May 22, 2017
By Tony Stortz
Equity & Diversity Researcher
B’nai Brith Canada
In honour of Yom Yerushalayim (Jerusalem Day), B’nai Brith Canada is celebrating some of our favourite Zionist heroes, commemorating those who’ve made immense contributions to the State of Israel and whose legacies will never be forgotten.
In a bid to celebrate fifty years since the reunification of Jerusalem, the eternal capital of the Jewish people, we want to know who’s YOUR favourite contemporary Zionist! Let us know using the hashtag #JewInspiresYou. The most inspirational entry will win a four-pack of Zionist action figures courtesy of Piece of History, including David Ben-Gurion, Moshe Dayan and (of course) one of Menachem Begin.
Born in modern Belarus in 1913, Menachem Begin considered the reunification of Jerusalem to be the second-best day of his life, surpassed only by the reestablishment of the State of Israel.
Begin was a Zionist from a young age. He led a Zionist youth organization that provided weapons training and launched continuous attempts to “illegally” immigrate Jews to the Holy Land. These activities led to his arrest by the Soviet Union’s NKVD (Precursor to the KGB) and torture in a Soviet gulag. When he was finally freed in 1941, he joined the Free Polish Army to resist the Nazis and then made his way to the nascent Jewish state in British Palestine.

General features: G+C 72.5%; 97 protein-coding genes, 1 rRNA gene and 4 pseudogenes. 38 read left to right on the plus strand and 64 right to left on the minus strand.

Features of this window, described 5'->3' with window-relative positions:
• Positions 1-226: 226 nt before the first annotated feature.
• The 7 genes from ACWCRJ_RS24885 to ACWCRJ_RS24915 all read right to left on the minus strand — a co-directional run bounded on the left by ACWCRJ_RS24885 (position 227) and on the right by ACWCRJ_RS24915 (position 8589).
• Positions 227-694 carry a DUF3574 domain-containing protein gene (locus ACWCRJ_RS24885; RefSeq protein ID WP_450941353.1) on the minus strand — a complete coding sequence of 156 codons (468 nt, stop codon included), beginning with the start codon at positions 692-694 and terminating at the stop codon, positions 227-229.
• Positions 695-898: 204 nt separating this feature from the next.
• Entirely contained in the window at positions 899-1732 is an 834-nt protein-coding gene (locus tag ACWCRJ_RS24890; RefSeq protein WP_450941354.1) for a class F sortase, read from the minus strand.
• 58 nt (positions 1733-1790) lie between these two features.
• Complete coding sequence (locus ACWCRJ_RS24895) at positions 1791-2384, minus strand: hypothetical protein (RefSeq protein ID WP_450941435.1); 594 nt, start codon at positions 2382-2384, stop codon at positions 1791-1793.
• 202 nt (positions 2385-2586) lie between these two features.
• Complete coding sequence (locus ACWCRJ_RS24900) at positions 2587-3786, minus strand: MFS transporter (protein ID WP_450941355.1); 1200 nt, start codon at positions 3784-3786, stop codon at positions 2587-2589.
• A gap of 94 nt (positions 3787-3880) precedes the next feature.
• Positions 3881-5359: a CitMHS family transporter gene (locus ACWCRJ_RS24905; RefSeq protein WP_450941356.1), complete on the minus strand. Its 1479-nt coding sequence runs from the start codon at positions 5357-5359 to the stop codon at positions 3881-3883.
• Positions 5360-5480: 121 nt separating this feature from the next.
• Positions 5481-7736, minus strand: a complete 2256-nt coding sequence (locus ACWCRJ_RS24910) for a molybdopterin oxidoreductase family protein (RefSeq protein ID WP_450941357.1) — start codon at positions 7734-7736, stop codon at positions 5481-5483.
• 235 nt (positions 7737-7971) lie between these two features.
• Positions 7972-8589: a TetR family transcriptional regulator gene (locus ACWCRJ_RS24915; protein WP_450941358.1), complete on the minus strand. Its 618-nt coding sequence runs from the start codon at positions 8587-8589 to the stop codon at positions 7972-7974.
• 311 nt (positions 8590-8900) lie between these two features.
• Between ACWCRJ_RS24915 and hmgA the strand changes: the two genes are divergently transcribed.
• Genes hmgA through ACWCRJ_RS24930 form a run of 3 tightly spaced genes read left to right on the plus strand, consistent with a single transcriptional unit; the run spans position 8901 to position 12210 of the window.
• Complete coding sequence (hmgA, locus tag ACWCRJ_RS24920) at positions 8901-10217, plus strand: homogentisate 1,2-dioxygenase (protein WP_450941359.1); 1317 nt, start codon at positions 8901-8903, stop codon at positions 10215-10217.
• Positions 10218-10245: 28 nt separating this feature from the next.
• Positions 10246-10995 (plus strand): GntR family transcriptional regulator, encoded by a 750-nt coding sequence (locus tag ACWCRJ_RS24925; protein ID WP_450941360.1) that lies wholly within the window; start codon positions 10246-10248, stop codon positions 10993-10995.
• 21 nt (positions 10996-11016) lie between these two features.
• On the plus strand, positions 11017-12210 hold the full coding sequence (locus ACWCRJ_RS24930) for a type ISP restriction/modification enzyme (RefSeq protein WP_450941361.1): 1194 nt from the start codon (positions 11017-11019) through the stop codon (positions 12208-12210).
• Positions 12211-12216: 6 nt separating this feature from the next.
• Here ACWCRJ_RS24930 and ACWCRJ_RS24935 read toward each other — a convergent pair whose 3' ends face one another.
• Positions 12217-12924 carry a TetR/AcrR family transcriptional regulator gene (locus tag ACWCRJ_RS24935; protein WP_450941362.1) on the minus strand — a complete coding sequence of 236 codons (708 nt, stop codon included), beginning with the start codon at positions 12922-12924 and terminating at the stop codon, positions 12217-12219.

Begin’s goal of reestablishing a Jewish state in the Holy Land led him to devote his full abilities to the Zionist struggle. He led the Guerilla armed resistance group, Irgun, which staged daring attacks on the British mandatory government, though opposed by the Jewish Agency at the time. Irgun also fought against the Arabs during the 1947–48 Civil War. To avoid capture, Begin lived under a series of assumed identities including that of a rabbi. He continued to fight until the British had left Palestine and the stage was clear for the reestablishment of the State of Israel.
Although he was a fierce warrior, Begin would later be recognized as a champion of peace.
After the 1948 reestablishment of Israel, Begin was elected to the Knesset as leader of the right-wing Herut (Freedom) party. He remained in opposition for many years and was a vocal critic and rival of Prime Minister Ben-Gurion. In 1977, Begin’s party (now the Likud party) won the Knesset and he became Prime Minister. During his tenure, he won the Nobel Peace Prize for securing peace with Egypt, opened the Israeli economy, and launched attacks on Iraq and Lebanon to ensure Israeli security. Begin stepped down in 1983 and lived a quiet life until his death in 1992.
He was buried in the united city of Jerusalem, the eternal capital of the Jewish people he fought so hard to protect.